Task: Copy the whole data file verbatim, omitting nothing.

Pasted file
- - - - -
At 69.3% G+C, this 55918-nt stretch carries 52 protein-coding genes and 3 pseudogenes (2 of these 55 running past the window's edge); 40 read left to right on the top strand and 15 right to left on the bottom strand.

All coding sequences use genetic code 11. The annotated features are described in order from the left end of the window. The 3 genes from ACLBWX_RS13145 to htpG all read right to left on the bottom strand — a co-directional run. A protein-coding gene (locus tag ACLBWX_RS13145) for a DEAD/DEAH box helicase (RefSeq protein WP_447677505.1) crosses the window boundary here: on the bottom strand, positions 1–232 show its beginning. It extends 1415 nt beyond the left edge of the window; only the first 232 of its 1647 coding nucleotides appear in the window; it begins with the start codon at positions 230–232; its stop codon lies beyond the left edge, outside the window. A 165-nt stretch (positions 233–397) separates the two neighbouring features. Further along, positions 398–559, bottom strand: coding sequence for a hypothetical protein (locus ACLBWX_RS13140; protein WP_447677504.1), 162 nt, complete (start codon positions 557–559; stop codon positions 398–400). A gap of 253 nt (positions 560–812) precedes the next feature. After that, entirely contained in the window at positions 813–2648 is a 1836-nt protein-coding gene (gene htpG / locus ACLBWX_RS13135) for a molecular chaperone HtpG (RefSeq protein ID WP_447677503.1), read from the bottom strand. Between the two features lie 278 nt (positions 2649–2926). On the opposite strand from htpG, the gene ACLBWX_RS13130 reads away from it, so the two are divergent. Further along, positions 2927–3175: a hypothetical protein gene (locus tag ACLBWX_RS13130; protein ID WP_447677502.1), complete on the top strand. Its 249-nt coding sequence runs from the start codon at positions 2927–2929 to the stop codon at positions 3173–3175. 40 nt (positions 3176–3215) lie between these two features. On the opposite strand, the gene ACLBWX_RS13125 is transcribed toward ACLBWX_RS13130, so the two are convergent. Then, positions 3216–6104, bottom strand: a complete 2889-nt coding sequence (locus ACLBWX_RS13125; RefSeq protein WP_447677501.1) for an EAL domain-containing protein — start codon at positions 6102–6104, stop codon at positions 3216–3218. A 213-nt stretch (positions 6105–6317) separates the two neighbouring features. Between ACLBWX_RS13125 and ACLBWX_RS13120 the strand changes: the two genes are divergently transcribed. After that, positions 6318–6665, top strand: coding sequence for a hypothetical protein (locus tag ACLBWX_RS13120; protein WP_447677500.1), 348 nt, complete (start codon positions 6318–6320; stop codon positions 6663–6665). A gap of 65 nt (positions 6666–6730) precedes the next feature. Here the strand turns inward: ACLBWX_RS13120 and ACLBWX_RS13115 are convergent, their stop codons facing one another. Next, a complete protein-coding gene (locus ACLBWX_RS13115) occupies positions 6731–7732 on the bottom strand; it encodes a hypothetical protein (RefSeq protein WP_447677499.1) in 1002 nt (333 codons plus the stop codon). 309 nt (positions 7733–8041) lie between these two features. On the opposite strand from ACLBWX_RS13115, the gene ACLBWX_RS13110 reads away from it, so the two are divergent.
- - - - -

At 69.3% G+C, this 55918-nt stretch carries 52 protein-coding genes and 3 pseudogenes (2 of these 55 running past the window's edge); 40 read left to right on the top strand and 15 right to left on the bottom strand.

All coding sequences use genetic code 11. The annotated features are described in order from the left end of the window. The 3 genes from ACLBWX_RS13145 to htpG all read right to left on the bottom strand — a co-directional run. A protein-coding gene (locus tag ACLBWX_RS13145) for a DEAD/DEAH box helicase (RefSeq protein WP_447677505.1) crosses the window boundary here: on the bottom strand, positions 1–232 show its beginning. It extends 1415 nt beyond the left edge of the window; only the first 232 of its 1647 coding nucleotides appear in the window; it begins with the start codon at positions 230–232; its stop codon lies beyond the left edge, outside the window. A 165-nt stretch (positions 233–397) separates the two neighbouring features. Further along, positions 398–559, bottom strand: coding sequence for a hypothetical protein (locus ACLBWX_RS13140; protein WP_447677504.1), 162 nt, complete (start codon positions 557–559; stop codon positions 398–400). A gap of 253 nt (positions 560–812) precedes the next feature. After that, entirely contained in the window at positions 813–2648 is a 1836-nt protein-coding gene (gene htpG / locus ACLBWX_RS13135) for a molecular chaperone HtpG (RefSeq protein ID WP_447677503.1), read from the bottom strand. Between the two features lie 278 nt (positions 2649–2926). On the opposite strand from htpG, the gene ACLBWX_RS13130 reads away from it, so the two are divergent. Further along, positions 2927–3175: a hypothetical protein gene (locus tag ACLBWX_RS13130; protein ID WP_447677502.1), complete on the top strand. Its 249-nt coding sequence runs from the start codon at positions 2927–2929 to the stop codon at positions 3173–3175. 40 nt (positions 3176–3215) lie between these two features. On the opposite strand, the gene ACLBWX_RS13125 is transcribed toward ACLBWX_RS13130, so the two are convergent. Then, positions 3216–6104, bottom strand: a complete 2889-nt coding sequence (locus ACLBWX_RS13125; RefSeq protein WP_447677501.1) for an EAL domain-containing protein — start codon at positions 6102–6104, stop codon at positions 3216–3218. A 213-nt stretch (positions 6105–6317) separates the two neighbouring features. Between ACLBWX_RS13125 and ACLBWX_RS13120 the strand changes: the two genes are divergently transcribed. After that, positions 6318–6665, top strand: coding sequence for a hypothetical protein (locus tag ACLBWX_RS13120; protein WP_447677500.1), 348 nt, complete (start codon positions 6318–6320; stop codon positions 6663–6665). A gap of 65 nt (positions 6666–6730) precedes the next feature. Here the strand turns inward: ACLBWX_RS13120 and ACLBWX_RS13115 are convergent, their stop codons facing one another. Next, a complete protein-coding gene (locus ACLBWX_RS13115) occupies positions 6731–7732 on the bottom strand; it encodes a hypothetical protein (RefSeq protein WP_447677499.1) in 1002 nt (333 codons plus the stop codon). 309 nt (positions 7733–8041) lie between these two features. On the opposite strand from ACLBWX_RS13115, the gene ACLBWX_RS13110 reads away from it, so the two are divergent.